Lockdown has given us a golden opportunity to locate what it is that helps our wellbeing. As the old adage goes, you don’t know what you’ve got until it’s gone, and let’s not pretend the world before lockdown was perfect either; in many ways, it has taught us what we shouldn’t keep around once we do ease restrictions. Like testing what you’re allergic to through taking items out of your diet, lockdown has allowed us to see what it is we need and what it is we don’t by enforcing a strange simplicity. With this in mind, here are a few lessons we can glean from lockdown.
Physical Contact > Social Media
If innumerable zoom pub quizzes taught us anything (other than the odd capital city and some animal Latin names), it’s that physical conversation and the mere presence of friends can never be substituted by virtual imitations. Even the most stubborn misanthropists are at the end of 4 months craving the sound of chatter and the company of good friends sat around a table. Going forward, we would do well to remember this when we cannot be asked to put on a pair of trousers and follow through with a plan we made when feeling far more sociable. In short, lockdown has taught us the value of our friends’ company, and the shortcomings of social media in delivering this. Whilst video calling and Facebook mean our friends are only a click away, there’s far more reward in getting up and out to see them.
Nature Is Healing
Too many of us took nature for granted, and when lockdown came, suddenly remembered its true value. Daily ambles kept us sane between meetings, and fresh air cleared our anxious minds which were overloaded with shocking headlines. A return to nature puts everything into perspective, and is an inherently meditative experience. In the middle of any momentous occasion, watching the birds continue as normal or listening to the wind through trees can settle the mind. After lockdown, let’s ensure we get outside and into greenery whenever we can, reaping the mental and physical benefits of Mother Nature.
Too Much News Is Stress Inducing and Not All That Helpful
Daily headlines listing death tolls and blaring images of patients on breathing machines did nothing but fuel our anxiety and create stress, and in reality, didn’t help us to combat the virus at all. Beyond 5pm updates about lockdown measures, much of the news didn’t tell us anything we needed to know. Lockdown was a stark reminder that much of the news is crafted to shock, and that consuming more doesn’t mean you’re any better equipped to tackle the problems it covers. Going forward, we should all detox from the news and stick to long form, educational pieces over the daily doom being broadcast. Most importantly, don’t try to address every problem that’s broadcast, as it’ll only create one more casualty; you. In the internet age and with global news we can end up carrying the weight of the world on our backs like Atlas. Do your part, but not at the expense of your wellbeing.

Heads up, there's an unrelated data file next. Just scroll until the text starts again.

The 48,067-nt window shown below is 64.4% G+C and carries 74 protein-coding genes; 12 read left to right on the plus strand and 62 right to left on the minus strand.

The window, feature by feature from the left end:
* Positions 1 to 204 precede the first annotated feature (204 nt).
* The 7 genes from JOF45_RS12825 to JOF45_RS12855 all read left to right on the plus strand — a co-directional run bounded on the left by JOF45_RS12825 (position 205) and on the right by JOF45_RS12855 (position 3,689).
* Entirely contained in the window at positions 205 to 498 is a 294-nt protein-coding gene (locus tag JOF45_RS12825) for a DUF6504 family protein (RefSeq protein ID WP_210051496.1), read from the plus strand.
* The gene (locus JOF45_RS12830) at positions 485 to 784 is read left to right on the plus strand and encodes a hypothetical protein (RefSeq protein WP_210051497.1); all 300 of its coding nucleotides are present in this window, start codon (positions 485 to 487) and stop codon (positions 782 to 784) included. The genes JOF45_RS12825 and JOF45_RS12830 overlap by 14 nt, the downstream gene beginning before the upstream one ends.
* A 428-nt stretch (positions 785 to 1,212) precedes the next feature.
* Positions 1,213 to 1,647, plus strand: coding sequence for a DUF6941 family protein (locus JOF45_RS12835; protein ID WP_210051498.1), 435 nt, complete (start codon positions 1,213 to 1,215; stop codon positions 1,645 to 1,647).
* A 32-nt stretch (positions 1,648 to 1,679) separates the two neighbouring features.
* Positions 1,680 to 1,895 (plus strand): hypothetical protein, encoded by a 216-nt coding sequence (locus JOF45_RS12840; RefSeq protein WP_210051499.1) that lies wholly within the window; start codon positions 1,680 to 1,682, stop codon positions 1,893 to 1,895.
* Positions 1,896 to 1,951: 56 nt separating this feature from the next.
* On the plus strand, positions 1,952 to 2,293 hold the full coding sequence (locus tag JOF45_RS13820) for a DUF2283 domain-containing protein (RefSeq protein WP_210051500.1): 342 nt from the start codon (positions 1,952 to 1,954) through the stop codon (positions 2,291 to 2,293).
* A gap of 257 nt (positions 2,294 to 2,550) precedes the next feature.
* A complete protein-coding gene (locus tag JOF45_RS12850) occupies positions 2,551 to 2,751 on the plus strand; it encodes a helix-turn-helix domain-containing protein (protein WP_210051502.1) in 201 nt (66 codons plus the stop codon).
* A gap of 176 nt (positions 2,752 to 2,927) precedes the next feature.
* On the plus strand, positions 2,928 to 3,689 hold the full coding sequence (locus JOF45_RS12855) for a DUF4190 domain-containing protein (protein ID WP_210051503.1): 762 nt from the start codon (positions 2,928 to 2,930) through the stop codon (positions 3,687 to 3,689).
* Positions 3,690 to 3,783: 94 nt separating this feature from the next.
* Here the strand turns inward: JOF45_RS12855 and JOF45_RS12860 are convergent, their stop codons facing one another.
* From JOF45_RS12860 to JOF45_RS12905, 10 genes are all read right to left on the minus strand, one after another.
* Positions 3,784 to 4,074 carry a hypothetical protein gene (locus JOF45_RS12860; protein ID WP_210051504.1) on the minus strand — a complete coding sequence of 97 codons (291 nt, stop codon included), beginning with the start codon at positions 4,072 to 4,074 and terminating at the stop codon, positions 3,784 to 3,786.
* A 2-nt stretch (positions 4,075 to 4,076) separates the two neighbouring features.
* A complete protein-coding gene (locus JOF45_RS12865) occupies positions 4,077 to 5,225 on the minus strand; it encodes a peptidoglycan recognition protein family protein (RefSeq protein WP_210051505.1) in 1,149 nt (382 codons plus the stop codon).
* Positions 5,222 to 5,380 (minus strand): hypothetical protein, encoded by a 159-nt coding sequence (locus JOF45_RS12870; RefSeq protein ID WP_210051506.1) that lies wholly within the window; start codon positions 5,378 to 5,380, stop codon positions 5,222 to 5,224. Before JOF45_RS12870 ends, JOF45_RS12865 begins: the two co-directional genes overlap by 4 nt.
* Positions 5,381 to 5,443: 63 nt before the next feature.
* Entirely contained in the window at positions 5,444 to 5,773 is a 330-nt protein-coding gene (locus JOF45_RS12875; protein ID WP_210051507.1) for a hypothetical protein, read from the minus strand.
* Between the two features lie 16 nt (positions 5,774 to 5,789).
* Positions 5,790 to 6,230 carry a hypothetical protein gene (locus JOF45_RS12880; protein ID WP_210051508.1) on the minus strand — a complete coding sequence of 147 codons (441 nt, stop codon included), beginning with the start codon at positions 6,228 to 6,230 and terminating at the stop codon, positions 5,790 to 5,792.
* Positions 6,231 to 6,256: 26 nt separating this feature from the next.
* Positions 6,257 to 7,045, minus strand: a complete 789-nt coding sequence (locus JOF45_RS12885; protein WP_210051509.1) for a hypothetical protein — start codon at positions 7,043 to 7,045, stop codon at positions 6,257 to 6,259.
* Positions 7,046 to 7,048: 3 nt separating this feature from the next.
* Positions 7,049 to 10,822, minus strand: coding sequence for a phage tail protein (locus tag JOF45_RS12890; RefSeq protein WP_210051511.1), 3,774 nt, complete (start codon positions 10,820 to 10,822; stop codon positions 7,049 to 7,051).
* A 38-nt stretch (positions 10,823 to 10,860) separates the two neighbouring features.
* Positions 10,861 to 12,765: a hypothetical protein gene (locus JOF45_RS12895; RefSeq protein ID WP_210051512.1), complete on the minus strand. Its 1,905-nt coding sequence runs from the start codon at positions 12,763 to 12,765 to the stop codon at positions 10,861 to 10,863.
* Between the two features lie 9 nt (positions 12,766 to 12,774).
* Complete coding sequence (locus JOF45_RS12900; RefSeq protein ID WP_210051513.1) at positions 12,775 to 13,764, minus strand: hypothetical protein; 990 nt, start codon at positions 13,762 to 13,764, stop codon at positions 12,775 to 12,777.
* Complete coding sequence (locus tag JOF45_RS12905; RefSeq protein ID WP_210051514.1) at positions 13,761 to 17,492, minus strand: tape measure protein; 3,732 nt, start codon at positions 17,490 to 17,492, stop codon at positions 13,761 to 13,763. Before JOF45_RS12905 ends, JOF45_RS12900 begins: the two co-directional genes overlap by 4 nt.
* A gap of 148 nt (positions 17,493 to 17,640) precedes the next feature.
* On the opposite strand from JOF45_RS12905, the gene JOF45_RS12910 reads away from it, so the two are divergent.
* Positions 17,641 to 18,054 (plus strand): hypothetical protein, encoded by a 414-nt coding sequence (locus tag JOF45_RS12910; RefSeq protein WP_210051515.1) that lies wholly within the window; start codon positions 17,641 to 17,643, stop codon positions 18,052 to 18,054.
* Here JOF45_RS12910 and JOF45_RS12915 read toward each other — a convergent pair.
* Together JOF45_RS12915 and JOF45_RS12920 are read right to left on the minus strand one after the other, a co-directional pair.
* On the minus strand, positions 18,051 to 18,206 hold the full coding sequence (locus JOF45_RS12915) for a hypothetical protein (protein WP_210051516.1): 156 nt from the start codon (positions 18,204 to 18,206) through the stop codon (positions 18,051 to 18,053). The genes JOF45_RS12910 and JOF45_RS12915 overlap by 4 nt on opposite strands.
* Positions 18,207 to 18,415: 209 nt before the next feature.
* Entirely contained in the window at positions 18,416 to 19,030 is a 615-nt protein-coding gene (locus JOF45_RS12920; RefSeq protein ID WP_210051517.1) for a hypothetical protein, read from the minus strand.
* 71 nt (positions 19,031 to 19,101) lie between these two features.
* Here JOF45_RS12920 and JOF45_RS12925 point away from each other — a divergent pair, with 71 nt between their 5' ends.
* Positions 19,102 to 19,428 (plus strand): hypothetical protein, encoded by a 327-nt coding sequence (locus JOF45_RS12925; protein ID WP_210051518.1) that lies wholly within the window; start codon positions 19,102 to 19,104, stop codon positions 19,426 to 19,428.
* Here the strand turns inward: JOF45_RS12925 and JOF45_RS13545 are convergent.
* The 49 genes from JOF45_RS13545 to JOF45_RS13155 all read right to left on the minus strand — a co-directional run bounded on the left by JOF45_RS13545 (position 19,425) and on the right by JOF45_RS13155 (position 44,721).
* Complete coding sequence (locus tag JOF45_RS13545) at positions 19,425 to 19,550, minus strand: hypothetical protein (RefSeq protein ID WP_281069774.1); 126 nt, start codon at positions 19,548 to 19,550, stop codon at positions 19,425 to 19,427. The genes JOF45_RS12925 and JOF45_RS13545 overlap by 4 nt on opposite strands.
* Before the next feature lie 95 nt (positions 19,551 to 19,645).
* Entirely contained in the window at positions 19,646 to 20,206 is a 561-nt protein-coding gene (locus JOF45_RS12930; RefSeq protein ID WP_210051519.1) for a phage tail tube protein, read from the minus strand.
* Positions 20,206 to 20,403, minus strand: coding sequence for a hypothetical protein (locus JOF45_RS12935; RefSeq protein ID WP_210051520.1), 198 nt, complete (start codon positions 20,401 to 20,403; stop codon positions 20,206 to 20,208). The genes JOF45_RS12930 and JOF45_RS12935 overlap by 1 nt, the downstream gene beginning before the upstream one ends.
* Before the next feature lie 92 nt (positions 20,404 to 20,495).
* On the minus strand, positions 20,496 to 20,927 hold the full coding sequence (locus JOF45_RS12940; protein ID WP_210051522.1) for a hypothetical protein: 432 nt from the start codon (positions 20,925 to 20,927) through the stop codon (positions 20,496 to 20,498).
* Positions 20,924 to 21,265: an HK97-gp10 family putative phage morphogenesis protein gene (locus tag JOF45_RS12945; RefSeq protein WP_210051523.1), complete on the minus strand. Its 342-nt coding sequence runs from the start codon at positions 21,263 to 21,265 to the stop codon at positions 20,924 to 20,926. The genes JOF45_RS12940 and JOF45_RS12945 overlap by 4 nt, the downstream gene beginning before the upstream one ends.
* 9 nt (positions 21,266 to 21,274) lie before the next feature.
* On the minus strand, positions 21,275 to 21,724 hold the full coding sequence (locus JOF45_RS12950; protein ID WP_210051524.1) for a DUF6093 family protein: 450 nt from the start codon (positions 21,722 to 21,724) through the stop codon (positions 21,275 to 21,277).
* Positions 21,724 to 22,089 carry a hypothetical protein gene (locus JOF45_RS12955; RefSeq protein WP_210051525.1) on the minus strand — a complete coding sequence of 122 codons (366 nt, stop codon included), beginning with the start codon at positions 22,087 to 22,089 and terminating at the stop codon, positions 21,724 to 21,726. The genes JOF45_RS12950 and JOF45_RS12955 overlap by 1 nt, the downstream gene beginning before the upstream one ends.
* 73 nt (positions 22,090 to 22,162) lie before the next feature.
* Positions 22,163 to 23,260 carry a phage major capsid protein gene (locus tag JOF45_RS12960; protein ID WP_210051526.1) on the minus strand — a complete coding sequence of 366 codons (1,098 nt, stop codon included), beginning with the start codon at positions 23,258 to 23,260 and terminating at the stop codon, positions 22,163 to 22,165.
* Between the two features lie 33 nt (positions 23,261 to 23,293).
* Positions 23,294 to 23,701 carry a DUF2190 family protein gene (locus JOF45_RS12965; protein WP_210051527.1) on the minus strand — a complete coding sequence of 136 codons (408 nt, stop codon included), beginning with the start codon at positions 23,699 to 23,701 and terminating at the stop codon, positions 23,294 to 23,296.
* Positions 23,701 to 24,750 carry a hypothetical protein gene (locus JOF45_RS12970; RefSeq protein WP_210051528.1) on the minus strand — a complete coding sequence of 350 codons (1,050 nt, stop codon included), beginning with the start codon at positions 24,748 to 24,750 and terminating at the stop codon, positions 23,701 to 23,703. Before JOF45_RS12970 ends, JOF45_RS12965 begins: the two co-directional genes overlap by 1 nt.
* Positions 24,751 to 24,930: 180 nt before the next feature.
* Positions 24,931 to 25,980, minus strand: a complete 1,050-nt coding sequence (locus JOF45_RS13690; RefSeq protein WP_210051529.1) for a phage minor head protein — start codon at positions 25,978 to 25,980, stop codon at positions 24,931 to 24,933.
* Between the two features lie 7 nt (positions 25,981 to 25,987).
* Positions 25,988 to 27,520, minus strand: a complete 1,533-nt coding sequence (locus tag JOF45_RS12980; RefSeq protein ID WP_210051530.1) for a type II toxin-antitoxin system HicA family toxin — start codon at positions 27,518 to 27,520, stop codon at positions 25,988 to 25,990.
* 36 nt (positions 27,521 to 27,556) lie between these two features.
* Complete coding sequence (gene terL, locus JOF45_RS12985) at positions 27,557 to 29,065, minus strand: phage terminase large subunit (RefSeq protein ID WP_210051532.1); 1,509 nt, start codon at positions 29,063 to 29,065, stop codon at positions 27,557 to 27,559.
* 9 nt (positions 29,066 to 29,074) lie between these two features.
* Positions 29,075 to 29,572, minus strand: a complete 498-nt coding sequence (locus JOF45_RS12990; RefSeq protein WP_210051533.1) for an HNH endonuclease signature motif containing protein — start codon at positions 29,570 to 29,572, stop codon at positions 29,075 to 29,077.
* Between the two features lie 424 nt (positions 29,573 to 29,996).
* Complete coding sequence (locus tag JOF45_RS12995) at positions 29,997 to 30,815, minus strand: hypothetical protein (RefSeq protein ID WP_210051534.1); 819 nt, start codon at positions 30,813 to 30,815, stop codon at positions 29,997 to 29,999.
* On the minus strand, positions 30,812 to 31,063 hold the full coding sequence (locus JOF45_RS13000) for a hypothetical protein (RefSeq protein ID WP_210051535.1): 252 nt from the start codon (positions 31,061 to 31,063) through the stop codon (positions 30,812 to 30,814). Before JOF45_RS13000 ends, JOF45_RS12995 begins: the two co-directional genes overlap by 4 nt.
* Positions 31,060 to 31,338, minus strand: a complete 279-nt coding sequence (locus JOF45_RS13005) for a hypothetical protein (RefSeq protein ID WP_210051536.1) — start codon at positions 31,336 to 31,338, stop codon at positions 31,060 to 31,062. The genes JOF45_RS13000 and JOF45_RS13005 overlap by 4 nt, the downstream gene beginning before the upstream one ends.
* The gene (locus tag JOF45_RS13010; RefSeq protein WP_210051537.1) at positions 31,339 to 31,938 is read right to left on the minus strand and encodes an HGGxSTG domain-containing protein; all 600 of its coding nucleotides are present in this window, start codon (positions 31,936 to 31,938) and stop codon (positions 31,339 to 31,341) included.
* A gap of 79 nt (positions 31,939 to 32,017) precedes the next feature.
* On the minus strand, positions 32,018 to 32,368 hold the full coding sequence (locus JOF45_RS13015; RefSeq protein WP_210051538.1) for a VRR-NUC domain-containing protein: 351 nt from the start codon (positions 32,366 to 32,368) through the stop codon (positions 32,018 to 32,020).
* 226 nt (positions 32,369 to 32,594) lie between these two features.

Boredom Is Beneficial
At some point we all got bored, and for many, this actually kick-started important realisations. Many took up new hobbies and committed to learning a new skill, whilst others reconnected with old hobbies they abandoned as they grew older. In short, lockdown taught us all that boredom is essential, and that sitting with our thoughts in moderation is vital for self-discovery and creativity. Firstly, let’s not abandon these pastimes when the 9–5 slug begins, but foster them and keep looking for things that get us up in the morning. Secondly, when you have the opportunity to run to the pub again because you’ve run out of Netflix series to binge, consider setting aside some time to go inwards instead.
Routine Is the Foundation of Wellbeing
At first, many of us acted like kids in the summer holidays; staying awake as late as possible because we could. But soon the novelty faded, and wasted days took their toll. In short, Lockdown reminded many of us that although getting up early and exercising some self discipline is tough, it’s an important building block in fostering wellbeing, having a fixed daily routine gives some predictability to your life which can settle an anxious mind when everything else seems uncertain.
Written by Ross Carver-Carter
Ross Carver-Carter is a Politics and International Relations graduate with a passion for promoting mental health literacy in the workplace and beyond. He has written extensively on wellbeing and the reality of living with a mental health disorder.